Natural Bee Repellent for Outdoors

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When the sun is shining, there's nothing better than heading outdoors to enjoy your yard. If the bees outside are interfering with your plans for fun, create a natural bee repellent to use when you are outdoors to keep the bees away from your family and your favorite places.

Bees

  • Bumble bees and smaller, hairless bees are valuable insects to have around your home. They pollinate plants in your garden and yard, helping them thrive. Both types of bees live in colonies, with workers gathering pollen and nectar while the queen and drones focus on reproduction. Bees aren't usually dangerous unless they are swarming or believe that their hive is threatened.

Creation

  • To make a natural bee repellent to use outdoors, you need water, hot peppers, a bulb of garlic and white vinegar. Chop up two or three hot chili peppers. Keep the skins and the seeds. Chop up the garlic bulb, too. Set the water to boiling on the stove. Once it just begins to boil, remove it from heat and pour it on the peppers and garlic. Let them sit until the water is cool, then pour the mixture into a spray bottle until it is 5/6 of the way full. Fill the rest of the bottle with white vinegar. Shake it up to mix the water and vinegar well.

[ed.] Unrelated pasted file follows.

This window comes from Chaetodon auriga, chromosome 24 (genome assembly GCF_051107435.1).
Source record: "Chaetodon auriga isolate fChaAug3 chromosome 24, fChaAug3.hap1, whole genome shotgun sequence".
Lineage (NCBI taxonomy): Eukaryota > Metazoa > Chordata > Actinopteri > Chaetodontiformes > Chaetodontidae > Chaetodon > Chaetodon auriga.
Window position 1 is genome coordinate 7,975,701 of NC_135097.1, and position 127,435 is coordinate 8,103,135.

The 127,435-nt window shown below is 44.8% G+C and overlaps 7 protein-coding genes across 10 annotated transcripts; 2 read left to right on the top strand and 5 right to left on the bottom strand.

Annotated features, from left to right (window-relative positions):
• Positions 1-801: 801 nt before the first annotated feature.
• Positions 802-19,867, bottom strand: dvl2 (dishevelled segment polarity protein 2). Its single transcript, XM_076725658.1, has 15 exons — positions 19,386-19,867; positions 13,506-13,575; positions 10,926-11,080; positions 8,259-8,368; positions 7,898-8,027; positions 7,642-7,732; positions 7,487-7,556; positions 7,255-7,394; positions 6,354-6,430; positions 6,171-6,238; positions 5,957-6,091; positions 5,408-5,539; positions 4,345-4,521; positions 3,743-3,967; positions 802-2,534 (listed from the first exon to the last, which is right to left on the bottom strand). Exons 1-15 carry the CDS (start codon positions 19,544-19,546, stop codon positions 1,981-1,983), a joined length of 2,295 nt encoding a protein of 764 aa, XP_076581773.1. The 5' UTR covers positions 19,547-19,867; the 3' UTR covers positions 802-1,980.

Spray Repellents

  • The spray contains garlic oil and vinegar, both of which are natural insect repellents. It is also infused with capsaicin from the peppers. This compound creates a burning sensation on contact, which drives bees away. Spray the repellent around patios, grills and your children's favorite places to play. In sunny weather, reapply the spray every 10 days. In rainy weather, spray it again every five days.

Considerations

  • Do not use this spray indoors; the same compound that burns bees can burn you if it is applied in close quarters. The smell is also too strong for indoor use. The repellent loses effectiveness after about four weeks. Make only as much as you need for a month. After four weeks, discard any leftover solution and make a fresh batch. If you get any on your skin while using it, wash it away with soap and water.

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References

  • "Tiny Game Hunting"; Hilary Dole Klein, et al.; 2001
  • "Residential, Industrial and Institutional Pest Control"; Pat O'Connor-Marer; 2006
  • Photo Credit Jupiterimages/Photos.com/Getty Images
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